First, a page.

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A Revival For Biocides

Proliferation of waterborne products quickens the pace of change in antimicrobial formulations

by Marc S. Reisch
January 30, 2012 | APPEARED IN VOLUME 90, ISSUE 5

Credit: Dow Chemical
A scientist screens biocides for efficacy at a Dow lab in Buchs, Switzerland.
Credit: Dow Chemical
A scientist screens biocides for efficacy at a Dow lab in Buchs, Switzerland.

Biocides protect products and their users from microbial attack, but changes in how products are made have reduced biocides’ effectiveness. Because manufacturers have shifted from solvent-thinned to plant-based, waterborne paints and other goods, they are encountering new challenges in controlling organisms that can destroy products or cause irritation and disease.

“The move to more sustainable products has led to the emergence of difficult-to-control wild strains of microorganisms” in a host of products including cosmetics, paints, and dishwashing liquids, says Rick Strittmatter, global R&D director for Dow Chemical’s microbial control business. “We could solve the problem by adding more of the currently available biocides,” he points out, but environmental, regulatory, and toxicity concerns get in the way.

The increasing influence of sustainability standards organizations such as Ecocert, Blue Angel, and Nordic Ecolabel has also limited the number of acceptable biocides, Strittmatter says. Although they are approved by government regulators, biocides such as parabens and formaldehyde donors, both of which pose human toxicity concerns, are frowned upon by standards agencies. Manufacturers and consumers look for certification labels from the standards agencies, and when they don’t see them they might look elsewhere, Strittmatter suggests.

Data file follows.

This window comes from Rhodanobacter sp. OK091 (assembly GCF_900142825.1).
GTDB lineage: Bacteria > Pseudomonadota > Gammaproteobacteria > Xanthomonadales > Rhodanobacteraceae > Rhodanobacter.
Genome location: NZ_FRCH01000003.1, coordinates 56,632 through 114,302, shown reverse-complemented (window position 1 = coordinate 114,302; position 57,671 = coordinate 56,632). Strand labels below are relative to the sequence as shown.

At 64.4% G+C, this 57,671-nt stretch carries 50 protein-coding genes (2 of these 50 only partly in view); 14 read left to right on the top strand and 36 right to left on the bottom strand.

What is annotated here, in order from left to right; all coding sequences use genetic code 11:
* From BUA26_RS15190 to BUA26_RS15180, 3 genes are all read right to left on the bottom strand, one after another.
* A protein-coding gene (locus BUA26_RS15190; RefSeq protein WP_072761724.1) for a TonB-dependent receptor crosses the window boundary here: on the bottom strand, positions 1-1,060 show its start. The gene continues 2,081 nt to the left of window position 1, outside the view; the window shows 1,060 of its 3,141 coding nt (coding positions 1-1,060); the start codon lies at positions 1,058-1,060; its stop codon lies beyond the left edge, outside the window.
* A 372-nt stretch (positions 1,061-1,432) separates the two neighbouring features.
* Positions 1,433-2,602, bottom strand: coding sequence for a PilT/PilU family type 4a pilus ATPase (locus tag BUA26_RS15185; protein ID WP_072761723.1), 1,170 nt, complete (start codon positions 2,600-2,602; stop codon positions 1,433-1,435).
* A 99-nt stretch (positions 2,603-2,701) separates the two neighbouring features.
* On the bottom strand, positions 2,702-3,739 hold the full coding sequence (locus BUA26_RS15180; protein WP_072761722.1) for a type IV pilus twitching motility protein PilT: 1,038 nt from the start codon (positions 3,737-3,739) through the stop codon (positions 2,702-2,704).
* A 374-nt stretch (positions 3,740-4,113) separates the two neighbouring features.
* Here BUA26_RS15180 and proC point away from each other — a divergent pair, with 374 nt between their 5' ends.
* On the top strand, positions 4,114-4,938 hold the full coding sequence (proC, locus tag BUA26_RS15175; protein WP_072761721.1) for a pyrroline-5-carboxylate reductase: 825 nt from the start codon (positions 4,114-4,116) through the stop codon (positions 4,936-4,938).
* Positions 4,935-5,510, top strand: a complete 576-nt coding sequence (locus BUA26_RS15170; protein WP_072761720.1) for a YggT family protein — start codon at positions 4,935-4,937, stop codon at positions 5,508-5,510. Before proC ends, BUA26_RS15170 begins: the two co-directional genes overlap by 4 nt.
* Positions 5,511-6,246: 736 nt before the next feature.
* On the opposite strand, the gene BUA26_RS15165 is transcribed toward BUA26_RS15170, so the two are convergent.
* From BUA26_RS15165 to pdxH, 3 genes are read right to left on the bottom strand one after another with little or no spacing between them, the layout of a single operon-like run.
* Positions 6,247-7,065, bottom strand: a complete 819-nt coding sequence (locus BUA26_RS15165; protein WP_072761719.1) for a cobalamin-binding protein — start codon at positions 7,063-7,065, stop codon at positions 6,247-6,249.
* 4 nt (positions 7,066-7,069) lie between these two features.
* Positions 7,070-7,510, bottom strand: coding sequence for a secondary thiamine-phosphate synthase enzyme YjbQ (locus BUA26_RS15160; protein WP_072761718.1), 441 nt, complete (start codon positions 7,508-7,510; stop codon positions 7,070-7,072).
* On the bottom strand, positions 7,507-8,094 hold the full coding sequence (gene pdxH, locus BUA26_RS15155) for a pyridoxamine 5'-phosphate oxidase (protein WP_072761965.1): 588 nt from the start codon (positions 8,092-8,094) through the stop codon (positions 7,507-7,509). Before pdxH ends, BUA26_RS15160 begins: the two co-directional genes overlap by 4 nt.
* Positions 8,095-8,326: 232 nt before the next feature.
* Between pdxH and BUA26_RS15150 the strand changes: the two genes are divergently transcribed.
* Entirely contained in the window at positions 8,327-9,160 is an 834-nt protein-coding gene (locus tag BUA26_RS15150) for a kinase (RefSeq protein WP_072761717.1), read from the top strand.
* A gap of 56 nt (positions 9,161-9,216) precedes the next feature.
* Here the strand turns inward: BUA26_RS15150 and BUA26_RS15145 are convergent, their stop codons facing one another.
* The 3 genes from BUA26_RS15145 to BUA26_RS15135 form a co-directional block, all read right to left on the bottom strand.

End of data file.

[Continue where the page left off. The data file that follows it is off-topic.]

To cope with these conditions, specialty chemical makers have adopted a number of strategies to provide cost-effective biocides. Their approaches include the development of new molecules, blending existing biocides, and encapsulation systems that dispense the preservatives as needed.

For its part, Dow recently launched a new molecule, 2-methyl-1,2-benzisothiazol-3(2H)-one (MBIT), that it says is more available in the water phase than competing biocides, allowing its use at low concentrations. MBIT is a close relative of the widely used biocide 1,2-benzisothiazol-3(2H)-one (BIT), but the addition of a methyl group “profoundly broadens” its spectrum of activity, Strittmatter says.

The new biocide is available in several Asian countries. Following regulatory approval, MBIT is expected to be available in the U.S. at the end of this year and in Europe by 2014, Strittmatter says. Initial markets include paints, coatings, metalworking fluids, and adhesives, but it could find its way into household products and other areas.

“It’s been quite some time since a major new active came into the marketplace,” Strittmatter points out. Typically, an investment of about five years and up to $10 million is required to get a new biocide approved by governments for use around the world, he notes.

That’s a large sum of money for an ingredient that often makes up less than 1% of a product by volume. Biocide Information, an Ireland-based consulting firm, estimates the size of the global biocide market for paints, coatings, cosmetics, construction products, and other materials at a little more than $3 billion annually. Niall D’Arcy, a project manager at the firm, sees an opportunity ahead for biocide makers able to bring out new biocides that are both cost-effective and more environmentally friendly.

To keep testing and registration costs under control, companies will often evaluate biocides that are used in other applications such as crop protection, explains Karen Winkowski, senior industrial biocides technical director at specialty chemical maker Ashland, which acquired International Specialty Products (ISP), including its biocide business, last year. Costs then can range from a few hundred thousand dollars to a few million dollars depending on the age of the existing data and any additional testing required.